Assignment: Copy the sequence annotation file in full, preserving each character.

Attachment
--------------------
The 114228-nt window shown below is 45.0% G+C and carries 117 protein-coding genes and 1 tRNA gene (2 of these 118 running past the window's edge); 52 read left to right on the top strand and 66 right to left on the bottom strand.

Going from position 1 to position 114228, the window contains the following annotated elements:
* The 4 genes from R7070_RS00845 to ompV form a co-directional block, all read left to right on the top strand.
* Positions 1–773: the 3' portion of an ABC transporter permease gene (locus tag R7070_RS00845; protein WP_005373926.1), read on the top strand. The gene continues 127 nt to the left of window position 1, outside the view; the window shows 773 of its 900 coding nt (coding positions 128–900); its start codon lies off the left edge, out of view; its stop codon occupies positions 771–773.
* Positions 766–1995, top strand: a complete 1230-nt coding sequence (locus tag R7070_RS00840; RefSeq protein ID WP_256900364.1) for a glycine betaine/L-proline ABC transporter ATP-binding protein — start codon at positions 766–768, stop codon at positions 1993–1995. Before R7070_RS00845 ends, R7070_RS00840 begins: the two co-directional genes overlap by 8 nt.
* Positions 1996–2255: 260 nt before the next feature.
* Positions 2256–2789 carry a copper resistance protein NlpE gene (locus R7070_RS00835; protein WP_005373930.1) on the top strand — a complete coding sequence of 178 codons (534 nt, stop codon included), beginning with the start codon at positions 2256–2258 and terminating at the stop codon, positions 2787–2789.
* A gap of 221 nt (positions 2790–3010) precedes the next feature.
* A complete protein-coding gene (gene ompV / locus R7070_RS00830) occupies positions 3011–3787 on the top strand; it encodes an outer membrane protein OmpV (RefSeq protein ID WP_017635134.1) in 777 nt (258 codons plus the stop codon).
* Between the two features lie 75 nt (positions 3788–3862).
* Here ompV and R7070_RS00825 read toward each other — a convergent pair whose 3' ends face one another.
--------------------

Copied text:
The 114228-nt window shown below is 45.0% G+C and carries 117 protein-coding genes and 1 tRNA gene (2 of these 118 running past the window's edge); 52 read left to right on the top strand and 66 right to left on the bottom strand.

Going from position 1 to position 114228, the window contains the following annotated elements:
* The 4 genes from R7070_RS00845 to ompV form a co-directional block, all read left to right on the top strand.
* Positions 1–773: the 3' portion of an ABC transporter permease gene (locus tag R7070_RS00845; protein WP_005373926.1), read on the top strand. The gene continues 127 nt to the left of window position 1, outside the view; the window shows 773 of its 900 coding nt (coding positions 128–900); its start codon lies off the left edge, out of view; its stop codon occupies positions 771–773.
* Positions 766–1995, top strand: a complete 1230-nt coding sequence (locus tag R7070_RS00840; RefSeq protein ID WP_256900364.1) for a glycine betaine/L-proline ABC transporter ATP-binding protein — start codon at positions 766–768, stop codon at positions 1993–1995. Before R7070_RS00845 ends, R7070_RS00840 begins: the two co-directional genes overlap by 8 nt.
* Positions 1996–2255: 260 nt before the next feature.
* Positions 2256–2789 carry a copper resistance protein NlpE gene (locus R7070_RS00835; protein WP_005373930.1) on the top strand — a complete coding sequence of 178 codons (534 nt, stop codon included), beginning with the start codon at positions 2256–2258 and terminating at the stop codon, positions 2787–2789.
* A gap of 221 nt (positions 2790–3010) precedes the next feature.
* A complete protein-coding gene (gene ompV / locus R7070_RS00830) occupies positions 3011–3787 on the top strand; it encodes an outer membrane protein OmpV (RefSeq protein ID WP_017635134.1) in 777 nt (258 codons plus the stop codon).
* Between the two features lie 75 nt (positions 3788–3862).
* Here ompV and R7070_RS00825 read toward each other — a convergent pair whose 3' ends face one another.